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The Serious Fraud Office (SFO) can prosecute you in the UK for acts of corruption even if your head offices are based in Belgium, your factory is located in Chile, and your Singapore agent is paying bribes in Taiwan. If your organization has a close connection to the UK, for example an English business partner, one day you will feel a hand on your shoulder: the SFO has found you. Should this idea keep you awake?
Five years ago the UK Bribery Act (The Act) came into force, the world’s most powerful anti-bribery law. For a few months the earth trembled, but then things got quiet. Neither public prosecution of blue chips nor heavy settlements occured, while at the same time in the US multinationals were signing record breaking deferred prosecution agreements. Did the SFO preach beyond its reach?
I wouldn’t count on that. The Act has no retroactive effect which means that the SFO will only investigate acts of corruption from 2011 onwards. During several years the SFO has been working quietly on several cases of grand corruption. Five years after the implementation the earth will tremble again, so insiders say. What again did the SFO preach?
The SFO preaches that there is an alternative to prosecution, which is the deferred prosecution agreement. Not sure whether we will see American-size megadeals in Europe.
Furthermore the SFO preaches that it will equally prosecute foreign-based companies and UK-based companies. The SFO will definitely prosecute some large multinationals for acts of corruption committed outside the UK. Furthermore it is likely that a few companies will be banned from public procurement, a powerful provision in The Act.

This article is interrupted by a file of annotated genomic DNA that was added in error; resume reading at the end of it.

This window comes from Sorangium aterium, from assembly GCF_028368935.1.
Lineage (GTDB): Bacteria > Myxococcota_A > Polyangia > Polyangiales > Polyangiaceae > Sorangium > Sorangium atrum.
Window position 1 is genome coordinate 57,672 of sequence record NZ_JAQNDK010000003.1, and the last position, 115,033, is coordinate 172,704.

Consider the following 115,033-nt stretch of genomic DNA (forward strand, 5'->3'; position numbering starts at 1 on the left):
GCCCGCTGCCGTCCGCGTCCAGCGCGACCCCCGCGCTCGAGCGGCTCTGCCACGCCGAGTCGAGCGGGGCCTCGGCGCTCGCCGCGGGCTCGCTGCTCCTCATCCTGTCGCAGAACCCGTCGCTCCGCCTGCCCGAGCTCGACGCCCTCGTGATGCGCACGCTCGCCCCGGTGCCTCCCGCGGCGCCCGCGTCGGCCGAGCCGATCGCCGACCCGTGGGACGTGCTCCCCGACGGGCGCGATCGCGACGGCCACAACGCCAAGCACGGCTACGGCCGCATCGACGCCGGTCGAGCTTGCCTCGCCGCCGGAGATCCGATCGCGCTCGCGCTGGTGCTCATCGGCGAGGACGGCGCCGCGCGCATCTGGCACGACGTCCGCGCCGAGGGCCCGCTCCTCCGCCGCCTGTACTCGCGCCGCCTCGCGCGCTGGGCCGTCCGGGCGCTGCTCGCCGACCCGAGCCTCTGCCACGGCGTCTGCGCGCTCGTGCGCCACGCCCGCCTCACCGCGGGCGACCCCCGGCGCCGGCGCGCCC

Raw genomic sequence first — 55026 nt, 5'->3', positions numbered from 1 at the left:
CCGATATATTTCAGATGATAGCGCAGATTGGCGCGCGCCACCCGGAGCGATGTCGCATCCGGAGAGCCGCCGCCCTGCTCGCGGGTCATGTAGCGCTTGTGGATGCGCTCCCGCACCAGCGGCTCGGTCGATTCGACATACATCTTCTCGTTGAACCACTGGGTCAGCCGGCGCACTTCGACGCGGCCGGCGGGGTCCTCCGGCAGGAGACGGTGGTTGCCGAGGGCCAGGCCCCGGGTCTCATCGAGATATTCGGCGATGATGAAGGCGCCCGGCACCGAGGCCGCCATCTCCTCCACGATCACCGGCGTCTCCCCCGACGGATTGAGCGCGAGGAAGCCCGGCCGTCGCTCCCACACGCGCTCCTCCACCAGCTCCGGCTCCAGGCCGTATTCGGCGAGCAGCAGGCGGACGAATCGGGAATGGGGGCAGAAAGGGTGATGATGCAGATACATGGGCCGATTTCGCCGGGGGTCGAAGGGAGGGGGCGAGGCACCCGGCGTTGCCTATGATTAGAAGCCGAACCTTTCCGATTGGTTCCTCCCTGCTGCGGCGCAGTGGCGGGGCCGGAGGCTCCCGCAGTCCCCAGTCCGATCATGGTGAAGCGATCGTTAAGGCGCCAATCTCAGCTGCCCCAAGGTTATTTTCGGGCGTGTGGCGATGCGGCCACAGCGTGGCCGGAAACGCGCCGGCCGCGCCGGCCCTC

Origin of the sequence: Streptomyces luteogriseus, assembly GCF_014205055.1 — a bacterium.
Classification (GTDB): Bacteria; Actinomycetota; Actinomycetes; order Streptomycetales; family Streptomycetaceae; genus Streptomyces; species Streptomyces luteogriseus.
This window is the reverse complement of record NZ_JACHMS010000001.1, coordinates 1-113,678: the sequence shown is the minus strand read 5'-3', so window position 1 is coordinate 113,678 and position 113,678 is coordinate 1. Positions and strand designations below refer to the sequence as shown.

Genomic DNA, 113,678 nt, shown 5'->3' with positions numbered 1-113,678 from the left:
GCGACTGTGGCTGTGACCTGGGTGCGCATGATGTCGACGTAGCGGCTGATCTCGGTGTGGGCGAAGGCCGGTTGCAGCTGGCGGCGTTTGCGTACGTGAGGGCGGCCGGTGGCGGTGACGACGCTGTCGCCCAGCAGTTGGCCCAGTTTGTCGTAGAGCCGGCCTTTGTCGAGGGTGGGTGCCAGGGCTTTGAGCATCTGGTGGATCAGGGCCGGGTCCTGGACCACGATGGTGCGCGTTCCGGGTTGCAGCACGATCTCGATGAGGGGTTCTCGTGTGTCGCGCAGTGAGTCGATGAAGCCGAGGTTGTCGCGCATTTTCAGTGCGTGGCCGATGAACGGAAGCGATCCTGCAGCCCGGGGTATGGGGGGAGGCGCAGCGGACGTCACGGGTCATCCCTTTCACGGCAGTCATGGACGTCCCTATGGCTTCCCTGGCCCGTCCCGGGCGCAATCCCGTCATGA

Finally the SFO preaches that companies may avoid prosecution if they themselves report the act of corruption to the SFO (self-reporting).
Last but not least the SFO preaches the importance of having adequate procedures in place, a key-element of The Act. The adequacy-verdict will depend strongly on an assessment of the corporate culture at the time of the act of corruption. Top-level management is supposed to foster a culture in which bribery is never tolerated. A negative outcome provides the basis for prosecution. Governance Risk & Compliance and criminal liability management go hand in hand.
Five key-criteria lie at the heart of this assessment: Top level commitment; Due diligence; Clear, practical and accessible policies and procedures; Effective implementation; and Monitoring and review. How do you measure this? Are you measuring this at all? Using objective standards? Assisted by professionals? Do you effectively remediate weaknesses?
The deeper you dig, the less answers the Act and guidance provide. Winston Churchill said: “However beautiful the strategy, you should occasionally look at the results.” The SFO will come and judge. It has taken 5 years to do her homework. Have you?
The author, Evert-Jan Lammers, is Partner at EBBEN Partners, President of the Institute of Fraud Auditors and board member of Transparency International in Belgium.